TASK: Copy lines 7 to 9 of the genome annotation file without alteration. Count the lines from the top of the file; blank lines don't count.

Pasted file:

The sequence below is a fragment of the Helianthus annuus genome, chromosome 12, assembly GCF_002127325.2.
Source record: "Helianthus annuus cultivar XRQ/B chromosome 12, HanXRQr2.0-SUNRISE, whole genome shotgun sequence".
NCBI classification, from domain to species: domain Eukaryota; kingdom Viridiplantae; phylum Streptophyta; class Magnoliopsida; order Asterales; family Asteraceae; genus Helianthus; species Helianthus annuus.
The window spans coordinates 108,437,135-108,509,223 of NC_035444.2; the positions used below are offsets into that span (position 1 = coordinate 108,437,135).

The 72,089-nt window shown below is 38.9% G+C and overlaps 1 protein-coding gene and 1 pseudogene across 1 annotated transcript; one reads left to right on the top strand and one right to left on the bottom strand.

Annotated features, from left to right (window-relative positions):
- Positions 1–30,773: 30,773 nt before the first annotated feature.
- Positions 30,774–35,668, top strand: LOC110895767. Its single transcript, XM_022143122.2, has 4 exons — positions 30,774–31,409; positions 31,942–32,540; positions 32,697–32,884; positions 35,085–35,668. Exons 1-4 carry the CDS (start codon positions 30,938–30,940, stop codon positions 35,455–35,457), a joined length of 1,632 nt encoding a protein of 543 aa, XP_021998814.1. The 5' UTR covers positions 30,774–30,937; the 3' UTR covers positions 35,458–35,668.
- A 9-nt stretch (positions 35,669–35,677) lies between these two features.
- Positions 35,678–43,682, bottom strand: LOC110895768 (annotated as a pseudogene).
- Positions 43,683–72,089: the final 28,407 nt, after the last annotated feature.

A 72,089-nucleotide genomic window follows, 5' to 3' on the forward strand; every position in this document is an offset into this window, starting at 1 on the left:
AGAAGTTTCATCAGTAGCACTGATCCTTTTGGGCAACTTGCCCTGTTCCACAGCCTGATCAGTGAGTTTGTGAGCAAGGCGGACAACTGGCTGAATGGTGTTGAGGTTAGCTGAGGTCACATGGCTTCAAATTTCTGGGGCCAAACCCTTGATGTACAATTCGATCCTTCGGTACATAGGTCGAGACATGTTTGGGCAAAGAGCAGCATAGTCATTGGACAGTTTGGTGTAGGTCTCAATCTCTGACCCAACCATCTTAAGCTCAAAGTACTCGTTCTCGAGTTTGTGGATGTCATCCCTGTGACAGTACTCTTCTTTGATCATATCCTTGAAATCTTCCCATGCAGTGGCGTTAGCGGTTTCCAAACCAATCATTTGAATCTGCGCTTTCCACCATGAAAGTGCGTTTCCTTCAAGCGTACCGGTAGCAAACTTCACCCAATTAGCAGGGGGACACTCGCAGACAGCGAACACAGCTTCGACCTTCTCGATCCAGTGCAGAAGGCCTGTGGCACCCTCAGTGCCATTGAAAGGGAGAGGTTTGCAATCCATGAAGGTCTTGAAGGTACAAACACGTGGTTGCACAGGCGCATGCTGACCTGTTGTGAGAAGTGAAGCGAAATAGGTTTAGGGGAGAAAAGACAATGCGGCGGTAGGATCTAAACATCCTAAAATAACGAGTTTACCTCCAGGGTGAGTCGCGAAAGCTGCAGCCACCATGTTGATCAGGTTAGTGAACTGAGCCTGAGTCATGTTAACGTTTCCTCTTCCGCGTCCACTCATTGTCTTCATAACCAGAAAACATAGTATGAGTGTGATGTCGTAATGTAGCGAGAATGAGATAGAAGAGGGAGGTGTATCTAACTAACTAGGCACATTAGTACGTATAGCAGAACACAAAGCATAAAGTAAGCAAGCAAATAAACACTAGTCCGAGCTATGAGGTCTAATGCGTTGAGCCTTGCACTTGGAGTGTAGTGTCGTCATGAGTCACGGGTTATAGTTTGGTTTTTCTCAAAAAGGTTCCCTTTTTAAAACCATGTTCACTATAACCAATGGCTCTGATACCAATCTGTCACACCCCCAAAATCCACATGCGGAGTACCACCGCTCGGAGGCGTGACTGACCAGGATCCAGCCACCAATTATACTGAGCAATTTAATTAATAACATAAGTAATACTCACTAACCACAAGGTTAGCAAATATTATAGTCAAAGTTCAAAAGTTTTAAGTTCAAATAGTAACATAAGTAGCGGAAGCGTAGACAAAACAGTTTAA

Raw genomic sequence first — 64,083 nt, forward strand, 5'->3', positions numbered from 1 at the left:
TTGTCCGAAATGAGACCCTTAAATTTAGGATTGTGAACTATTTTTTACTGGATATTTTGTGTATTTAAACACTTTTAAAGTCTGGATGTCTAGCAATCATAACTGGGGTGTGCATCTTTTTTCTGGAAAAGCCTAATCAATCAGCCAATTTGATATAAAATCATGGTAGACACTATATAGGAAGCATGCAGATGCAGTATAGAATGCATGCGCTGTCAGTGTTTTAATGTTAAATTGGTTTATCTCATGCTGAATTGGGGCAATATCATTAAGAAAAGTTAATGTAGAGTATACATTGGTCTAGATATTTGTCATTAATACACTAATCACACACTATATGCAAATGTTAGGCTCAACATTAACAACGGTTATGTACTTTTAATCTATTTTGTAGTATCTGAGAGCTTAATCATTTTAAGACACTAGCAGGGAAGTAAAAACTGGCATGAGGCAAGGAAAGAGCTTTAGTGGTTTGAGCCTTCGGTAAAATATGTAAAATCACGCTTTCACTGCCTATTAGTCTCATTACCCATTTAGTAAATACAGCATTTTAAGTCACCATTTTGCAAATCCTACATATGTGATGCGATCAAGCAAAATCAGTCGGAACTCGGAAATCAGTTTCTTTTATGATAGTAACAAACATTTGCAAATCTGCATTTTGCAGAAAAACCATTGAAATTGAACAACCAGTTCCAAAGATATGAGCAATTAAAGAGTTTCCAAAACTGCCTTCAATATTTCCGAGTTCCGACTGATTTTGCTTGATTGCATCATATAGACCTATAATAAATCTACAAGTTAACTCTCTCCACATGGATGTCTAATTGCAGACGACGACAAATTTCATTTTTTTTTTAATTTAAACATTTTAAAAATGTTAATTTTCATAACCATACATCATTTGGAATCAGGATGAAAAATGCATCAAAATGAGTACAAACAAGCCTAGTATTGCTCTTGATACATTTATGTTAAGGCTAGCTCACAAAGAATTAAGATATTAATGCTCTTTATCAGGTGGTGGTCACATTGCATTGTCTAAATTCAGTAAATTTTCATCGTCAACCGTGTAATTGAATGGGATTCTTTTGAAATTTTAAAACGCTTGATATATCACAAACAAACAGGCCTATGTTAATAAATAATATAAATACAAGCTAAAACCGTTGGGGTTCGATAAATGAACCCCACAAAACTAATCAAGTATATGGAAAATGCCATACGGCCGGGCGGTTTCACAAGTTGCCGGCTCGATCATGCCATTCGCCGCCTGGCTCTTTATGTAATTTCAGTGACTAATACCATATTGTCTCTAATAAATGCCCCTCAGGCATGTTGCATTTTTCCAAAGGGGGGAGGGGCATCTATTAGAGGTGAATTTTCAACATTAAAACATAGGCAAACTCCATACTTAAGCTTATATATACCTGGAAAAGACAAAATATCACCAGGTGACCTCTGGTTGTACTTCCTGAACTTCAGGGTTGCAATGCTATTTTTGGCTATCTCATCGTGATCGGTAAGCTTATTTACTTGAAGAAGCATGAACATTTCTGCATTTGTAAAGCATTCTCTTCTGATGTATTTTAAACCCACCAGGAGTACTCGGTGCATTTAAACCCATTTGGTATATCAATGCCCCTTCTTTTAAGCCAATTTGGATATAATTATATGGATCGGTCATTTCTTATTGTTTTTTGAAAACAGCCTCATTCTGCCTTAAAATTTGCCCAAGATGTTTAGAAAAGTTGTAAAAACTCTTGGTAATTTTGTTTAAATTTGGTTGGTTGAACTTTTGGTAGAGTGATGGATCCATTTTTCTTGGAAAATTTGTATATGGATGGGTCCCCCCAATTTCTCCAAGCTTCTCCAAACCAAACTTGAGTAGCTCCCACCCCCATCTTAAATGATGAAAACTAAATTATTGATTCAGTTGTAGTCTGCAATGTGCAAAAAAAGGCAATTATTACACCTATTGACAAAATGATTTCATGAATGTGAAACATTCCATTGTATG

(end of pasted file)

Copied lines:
- Positions 1–30,773: 30,773 nt before the first annotated feature.
- Positions 30,774–35,668, top strand: LOC110895767. Its single transcript, XM_022143122.2, has 4 exons — positions 30,774–31,409; positions 31,942–32,540; positions 32,697–32,884; positions 35,085–35,668. Exons 1-4 carry the CDS (start codon positions 30,938–30,940, stop codon positions 35,455–35,457), a joined length of 1,632 nt encoding a protein of 543 aa, XP_021998814.1. The 5' UTR covers positions 30,774–30,937; the 3' UTR covers positions 35,458–35,668.
- A 9-nt stretch (positions 35,669–35,677) lies between these two features.